Embattled Speaker John Boehner, who rose from bartender's son to the most powerful man in Congress, will resign at the end of October, ending a tumultuous five-year tenure atop the House of Representatives.

Boehner, 65, planned to leave Congress at the end of 2014, one of his aides said Friday morning, but returned because of the unexpected defeat of Eric Cantor.

In the coming weeks, Boehner expected conservatives to try to strip him of his speakership — a vote he felt he could win, but one he and his allies thought would do serious harm to the institution.

Boehner was visibly emotional as he exited a meeting with Republicans surrounded by security guards.   He declined to answer questions but said "thank you" when a reporter congratulated him on his retirement.

"This is a wonderful day," said the Ohio Republican, who canceled a scheduled news conference.

"The speaker believes putting members through prolonged leadership turmoil would do irreparable damage to the institution," a Boehner aide said. "He is proud of what this majority has accomplished, and his speakership, but for the good of the Republican Conference and the institution, he will resign the speakership and his seat in Congress, effective Oct. 30."

On Thursday evening as he left the Capitol, Boehner told two reporters — one from POLITICO and another from The Washington Post — that he had nothing left to accomplish after he brought Pope Francis to the Capitol. When asked if he was resigning, Boehner laughed before exiting into an awaiting SUV with his Capitol Police detail.

First elected to the House in 1990, Boehner came into power on the momentum of the 2010 tea party wave.   But it was that movement that gave him constant problems.   He clashed with the right over the debt limit, government funding, Obamacare and taxes.  But his tenure will also be remembered for his complicated relationship with President Barack Obama.   He and Obama tried — but repeatedly failed — to cut a deal on a sweeping fiscal agreement.

But Boehner has had some significant victories, including the trade deal that Congress passed this year, and changes to entitlement programs.

Now that he doesn't have internal political considerations to weigh, Boehner is certain to push through a government-funding bill next week that funds Planned Parenthood and keeps the government open.

Conservatives roar as Rubio tells a crowd of Boehner's demise

“I have been doing this for 27 years, and this is the most selfless act that I have ever seen,” said Rep. Lynn Westmoreland (R-Ga.) who is close with both Boehner and House Majority Leader Kevin McCarthy (R-Calif.).   Rep. Jeb Hensarling (R-Texas), a former member of leadership who has clashed with Boehner, also called the Ohio Republican’s move  “one of the selfless acts I’ve seen in politics.”

“In the two years I served at the leadership table both my respect and affection grew for John Boehner," Hensarling said.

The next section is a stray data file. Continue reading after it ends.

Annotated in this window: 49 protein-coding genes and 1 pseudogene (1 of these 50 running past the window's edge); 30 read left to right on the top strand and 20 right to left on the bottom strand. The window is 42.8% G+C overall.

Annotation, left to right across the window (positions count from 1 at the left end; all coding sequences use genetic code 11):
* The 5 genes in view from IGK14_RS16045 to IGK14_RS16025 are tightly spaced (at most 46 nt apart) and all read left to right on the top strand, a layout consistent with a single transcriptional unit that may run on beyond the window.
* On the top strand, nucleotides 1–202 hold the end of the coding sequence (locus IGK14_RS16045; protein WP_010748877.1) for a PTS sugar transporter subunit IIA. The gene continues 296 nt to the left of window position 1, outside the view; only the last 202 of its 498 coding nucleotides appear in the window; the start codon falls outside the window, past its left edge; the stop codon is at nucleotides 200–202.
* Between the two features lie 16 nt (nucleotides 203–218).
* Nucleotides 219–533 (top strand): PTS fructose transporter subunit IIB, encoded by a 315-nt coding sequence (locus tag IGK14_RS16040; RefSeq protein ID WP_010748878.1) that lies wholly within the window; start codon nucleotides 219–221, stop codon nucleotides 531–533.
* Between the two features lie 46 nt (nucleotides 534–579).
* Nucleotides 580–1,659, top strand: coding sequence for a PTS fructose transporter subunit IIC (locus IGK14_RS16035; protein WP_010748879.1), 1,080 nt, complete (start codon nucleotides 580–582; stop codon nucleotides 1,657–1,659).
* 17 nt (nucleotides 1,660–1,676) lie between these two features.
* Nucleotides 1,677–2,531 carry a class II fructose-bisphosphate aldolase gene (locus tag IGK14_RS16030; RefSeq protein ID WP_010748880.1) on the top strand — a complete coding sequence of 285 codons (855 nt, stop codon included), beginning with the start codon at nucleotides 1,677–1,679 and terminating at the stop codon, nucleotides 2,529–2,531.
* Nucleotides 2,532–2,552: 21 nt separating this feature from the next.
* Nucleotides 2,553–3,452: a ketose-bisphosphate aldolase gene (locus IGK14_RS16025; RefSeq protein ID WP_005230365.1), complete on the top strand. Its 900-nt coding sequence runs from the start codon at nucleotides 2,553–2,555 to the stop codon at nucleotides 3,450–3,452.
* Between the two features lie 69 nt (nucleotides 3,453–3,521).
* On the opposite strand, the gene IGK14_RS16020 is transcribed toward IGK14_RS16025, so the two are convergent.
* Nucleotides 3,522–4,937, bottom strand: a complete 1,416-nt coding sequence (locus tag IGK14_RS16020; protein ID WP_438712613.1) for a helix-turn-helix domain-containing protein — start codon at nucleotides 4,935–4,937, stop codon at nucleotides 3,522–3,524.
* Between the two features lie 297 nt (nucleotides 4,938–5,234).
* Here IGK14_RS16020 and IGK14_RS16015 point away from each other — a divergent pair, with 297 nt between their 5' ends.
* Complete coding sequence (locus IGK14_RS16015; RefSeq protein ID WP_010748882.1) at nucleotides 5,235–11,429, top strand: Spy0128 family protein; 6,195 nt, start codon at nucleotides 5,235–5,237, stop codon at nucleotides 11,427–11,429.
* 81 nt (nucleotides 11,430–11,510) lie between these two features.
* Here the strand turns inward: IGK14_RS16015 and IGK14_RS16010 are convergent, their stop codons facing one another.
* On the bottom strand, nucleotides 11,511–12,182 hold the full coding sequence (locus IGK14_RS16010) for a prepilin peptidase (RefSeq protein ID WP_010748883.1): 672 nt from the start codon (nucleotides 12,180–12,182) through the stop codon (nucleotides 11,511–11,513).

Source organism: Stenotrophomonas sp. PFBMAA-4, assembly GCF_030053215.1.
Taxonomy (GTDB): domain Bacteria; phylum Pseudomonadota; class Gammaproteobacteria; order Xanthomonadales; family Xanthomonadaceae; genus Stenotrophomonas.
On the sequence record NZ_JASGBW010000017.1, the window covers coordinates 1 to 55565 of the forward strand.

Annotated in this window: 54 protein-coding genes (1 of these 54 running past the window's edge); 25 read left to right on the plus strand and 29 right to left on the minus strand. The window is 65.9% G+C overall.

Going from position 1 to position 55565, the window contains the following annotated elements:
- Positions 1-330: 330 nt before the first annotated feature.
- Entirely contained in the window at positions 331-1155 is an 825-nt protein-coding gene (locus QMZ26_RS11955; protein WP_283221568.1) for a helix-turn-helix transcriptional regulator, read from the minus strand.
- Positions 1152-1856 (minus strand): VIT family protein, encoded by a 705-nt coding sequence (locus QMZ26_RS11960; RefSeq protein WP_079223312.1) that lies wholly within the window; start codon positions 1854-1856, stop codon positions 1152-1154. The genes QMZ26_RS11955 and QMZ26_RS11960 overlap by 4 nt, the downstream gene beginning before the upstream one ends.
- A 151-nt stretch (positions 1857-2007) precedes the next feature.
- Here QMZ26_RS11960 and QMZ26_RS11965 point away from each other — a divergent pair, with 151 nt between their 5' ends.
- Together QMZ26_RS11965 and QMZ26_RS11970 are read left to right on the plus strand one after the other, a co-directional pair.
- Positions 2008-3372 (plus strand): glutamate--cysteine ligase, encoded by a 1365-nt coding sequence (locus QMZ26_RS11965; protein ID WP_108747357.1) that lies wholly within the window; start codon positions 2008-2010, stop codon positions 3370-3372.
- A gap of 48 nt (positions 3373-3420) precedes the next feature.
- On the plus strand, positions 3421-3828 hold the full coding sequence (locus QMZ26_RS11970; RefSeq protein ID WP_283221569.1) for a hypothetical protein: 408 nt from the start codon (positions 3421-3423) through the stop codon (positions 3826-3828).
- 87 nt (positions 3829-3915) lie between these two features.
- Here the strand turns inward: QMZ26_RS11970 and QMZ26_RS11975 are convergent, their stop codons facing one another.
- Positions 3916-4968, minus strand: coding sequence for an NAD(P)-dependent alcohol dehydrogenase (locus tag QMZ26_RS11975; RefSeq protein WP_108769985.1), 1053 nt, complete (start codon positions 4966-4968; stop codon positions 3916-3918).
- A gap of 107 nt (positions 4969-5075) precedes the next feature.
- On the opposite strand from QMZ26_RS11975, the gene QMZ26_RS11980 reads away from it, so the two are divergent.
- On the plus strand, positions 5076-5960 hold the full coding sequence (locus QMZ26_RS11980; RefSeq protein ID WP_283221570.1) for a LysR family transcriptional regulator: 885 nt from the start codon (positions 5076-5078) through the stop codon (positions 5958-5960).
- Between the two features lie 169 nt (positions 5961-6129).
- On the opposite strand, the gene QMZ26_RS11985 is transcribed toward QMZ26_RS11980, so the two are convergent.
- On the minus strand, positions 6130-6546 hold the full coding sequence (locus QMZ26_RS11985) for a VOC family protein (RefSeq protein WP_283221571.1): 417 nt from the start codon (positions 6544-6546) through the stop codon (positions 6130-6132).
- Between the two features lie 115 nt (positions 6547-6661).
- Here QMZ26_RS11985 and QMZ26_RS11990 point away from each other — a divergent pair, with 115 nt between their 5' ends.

Conservatives – many of them members of the House Freedom Caucus – said they’re already preparing for the vote to replace Boehner.

“He has a long record of distinguished service but it's time for new leadership,”  said Rep. Tim Huelskamp (R-Kan.).    “Conservatives will be working together, it's not going to be one or two of us, we're going to make a deal.”

Boehner's decision, relayed in a closed Republican meeting Friday morning, will indeed set off one of the most intense leadership scrambles in modern Congressional GOP politics.    Second in line is McCarthy, who is widely expected to serve as the next speaker.    But there is serious unrest in the House Republican ranks, as a small clutch of conservatives have continuously clashed with establishment Republicans.    It takes 218 votes on the House floor to win the speakership, and many GOP insiders believe that McCarthy is the only person who could cobble together a coalition to win.

Should McCarthy win, it will set off an intense battle for majority leader.   Boehner allies appear to be rallying around McCarthy for speaker already, providing him a hefty base for the internal House Republican Conference election, and a speaker vote on the House floor.

One man is already taking himself out of the contest.    Rep. Paul Ryan (R-Wis.) said he will not run for any position.

“That is a good job for an empty nester,”  Ryan said.    “This was an act of pure selflessness”

The posturing within GOP ranks has been going on for weeks.    House Majority Whip Steve Scalise (R-La.) has been laying the groundwork for that battle, as has House Republican 
Conference Chairman Cathy McMorris Rodgers (R-Wash.).    Chief Deputy Whip Patrick McHenry (R-N.C.) will be favored for House Republican whip.

There are wildcards, however.    Rep. Peter Roskam (R-Ill.), who has recently gained favor with the conservative right, is expected to eye a slot.

Boehner is one in a long line of speakers who have struggled with unrest in their own ranks, perhaps most notably dating back to Jim Wright, a Texas Democrat ousted in 1989 who lamented the “mindless cannibalism” of his colleagues.    In the aftermath of Wright's resignation, hyper-partisanship seemed to take hold, leading to heightened gridlock in Congress that many subsequent speakers have fought to break loose.